Ah, opera – the soaring vocalises, the rich (and sometimes wonderfully gaudy) stage sets, the costumes, the drama. Opera as a tradition is among the younger traditions of voice, but appreciation for opera is re-emerging in the twentieth century as a new generation of performers take old operas into a fresh century. Opera as a musical form has influenced a great number of genres, from symphonic metal to darkwave, and far from being boring, is a tradition well worth exploring. Here are five operas you should listen to.
Depicting a fiery young woman who earns the love of a great many men – but gives very little of her own her would-be paramour, Don Jose – this famous opera by Georges Bizet is the very one that the famous “Habanera” aria is from. A classic tragedy, this opera in four acts depicts not only the struggles of love, but the struggles of the common man in a post-war scenario. The music of Carmen has been hailed as one of the greatest achievements of orchestration in opera, and boasts one of the most engaging scores of the French opera tradition.
Penned by the celebrated composer Verdi, La Traviata depicts a courtesan, Violetta, and her lover, Alfredo. La Traviata is another tragedy – it depicts the plight of many a working courtesan that contracted tuburculosis or another then-fatal disease, who eventually dies of it, to the sorrow of their lover (or lovers). La Traviata is among the most-performed operas of all time, and in a few instances has been performed in a contemporary twentieth-century setting, with according costuming. Considered a standard in vocal music, La Traviata is one of opera's most-mined scores for soprano and tenor repertoire.
Another great by Verdi, Il Trovatore tells the story of a nobleman in love with a noblewoman – who is rivaled by a court performer or troubadour. The story also features many Romani characters, who have revenged themselves on the nobles for the death of one of their own, burnt at the stake as a witch, by stealing a baby. Host to the famous “Anvil Song,” Il Trovatore is a thrilling opera to listen to, with energetic music and emotive arias throughout.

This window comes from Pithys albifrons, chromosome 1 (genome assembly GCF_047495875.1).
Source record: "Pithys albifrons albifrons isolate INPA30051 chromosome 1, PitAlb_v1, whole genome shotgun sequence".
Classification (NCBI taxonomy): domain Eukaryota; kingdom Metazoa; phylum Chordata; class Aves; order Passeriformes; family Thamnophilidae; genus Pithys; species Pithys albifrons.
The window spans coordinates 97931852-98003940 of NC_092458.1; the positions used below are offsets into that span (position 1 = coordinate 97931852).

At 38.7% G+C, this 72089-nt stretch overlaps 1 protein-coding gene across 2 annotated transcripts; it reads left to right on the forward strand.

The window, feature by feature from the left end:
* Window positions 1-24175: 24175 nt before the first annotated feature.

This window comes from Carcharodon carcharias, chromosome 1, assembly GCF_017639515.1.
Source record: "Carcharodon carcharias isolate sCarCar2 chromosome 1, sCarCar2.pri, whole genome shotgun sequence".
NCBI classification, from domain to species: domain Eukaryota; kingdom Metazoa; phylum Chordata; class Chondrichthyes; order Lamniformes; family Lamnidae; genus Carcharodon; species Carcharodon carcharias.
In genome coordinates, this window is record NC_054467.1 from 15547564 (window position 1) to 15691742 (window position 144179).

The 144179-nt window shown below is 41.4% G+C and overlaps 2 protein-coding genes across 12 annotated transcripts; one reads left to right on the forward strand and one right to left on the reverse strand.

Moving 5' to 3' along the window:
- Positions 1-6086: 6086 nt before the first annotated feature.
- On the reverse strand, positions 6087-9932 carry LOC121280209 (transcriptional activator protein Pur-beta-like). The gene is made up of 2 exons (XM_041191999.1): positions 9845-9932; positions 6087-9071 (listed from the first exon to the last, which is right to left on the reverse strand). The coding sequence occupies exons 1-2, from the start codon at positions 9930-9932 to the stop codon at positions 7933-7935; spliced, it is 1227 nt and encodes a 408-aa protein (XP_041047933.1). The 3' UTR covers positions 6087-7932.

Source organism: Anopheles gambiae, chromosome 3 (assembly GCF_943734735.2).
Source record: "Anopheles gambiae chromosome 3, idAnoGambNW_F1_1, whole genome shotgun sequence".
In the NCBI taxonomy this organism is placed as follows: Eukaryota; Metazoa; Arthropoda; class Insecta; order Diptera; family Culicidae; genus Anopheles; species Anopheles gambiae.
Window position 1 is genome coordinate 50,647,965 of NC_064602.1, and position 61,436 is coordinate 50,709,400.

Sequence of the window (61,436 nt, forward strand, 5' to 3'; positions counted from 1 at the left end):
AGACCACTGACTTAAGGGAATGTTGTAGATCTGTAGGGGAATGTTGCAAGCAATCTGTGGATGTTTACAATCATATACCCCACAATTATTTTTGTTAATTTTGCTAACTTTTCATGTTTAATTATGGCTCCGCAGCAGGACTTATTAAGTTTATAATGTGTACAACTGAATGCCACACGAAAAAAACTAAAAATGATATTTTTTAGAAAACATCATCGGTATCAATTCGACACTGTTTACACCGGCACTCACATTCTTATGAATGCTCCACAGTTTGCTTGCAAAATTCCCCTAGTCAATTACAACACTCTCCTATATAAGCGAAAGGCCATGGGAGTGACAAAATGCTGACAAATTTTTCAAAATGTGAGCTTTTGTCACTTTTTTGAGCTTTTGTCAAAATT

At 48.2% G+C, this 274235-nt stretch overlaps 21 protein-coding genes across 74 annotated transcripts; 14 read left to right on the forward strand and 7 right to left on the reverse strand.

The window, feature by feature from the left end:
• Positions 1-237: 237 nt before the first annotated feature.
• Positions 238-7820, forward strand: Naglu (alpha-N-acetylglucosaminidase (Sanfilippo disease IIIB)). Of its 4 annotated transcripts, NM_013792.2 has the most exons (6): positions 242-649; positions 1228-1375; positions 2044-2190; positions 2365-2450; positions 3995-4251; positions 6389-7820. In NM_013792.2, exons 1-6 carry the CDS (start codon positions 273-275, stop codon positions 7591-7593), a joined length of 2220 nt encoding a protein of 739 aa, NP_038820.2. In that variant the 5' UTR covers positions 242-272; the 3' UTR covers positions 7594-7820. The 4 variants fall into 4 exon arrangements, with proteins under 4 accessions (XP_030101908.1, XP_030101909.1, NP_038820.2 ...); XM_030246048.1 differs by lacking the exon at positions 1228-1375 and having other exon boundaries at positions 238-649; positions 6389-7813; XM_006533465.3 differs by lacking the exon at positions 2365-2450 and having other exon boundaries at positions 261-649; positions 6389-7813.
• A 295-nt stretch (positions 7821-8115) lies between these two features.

Composed by Handel, Guilio Cesare is based on the Roman Civil War that took place 49 – 45 BC, and the relationship between Julius Caesar and Egypt's great queen, Ptolemy Cleopatra VII. With soaring arias and an intense examination of the relationship between Caesar and Cleopatra, the story told by this opera is as much one of love as one of state.
The Magic Flute
Easily the most famous of the twenty-two operas composed by Mozart, The Magic Flute depicts the Queen of the Night seeking to rescue her daughter, Pamina, from under the rule of the priest Sarastro. Pamina falls in love with her would-be rescuer, Tamino, and both undergo remarkable transitions throughout the opera. As much a story of the supernatural of love, the opera's most famous aria, “Der Hölle Rache kocht in meinem Herzen,” is one of the most widely sung among repertoire pieces for the coloratura soprano voice, and is often simply referred to as “The Queen of the Night aria.”
Each of these wonderful productions has something different to offer the listener – from gods and demons to ordinary everyday people, each tells a remarkable story – with equally remarkable music.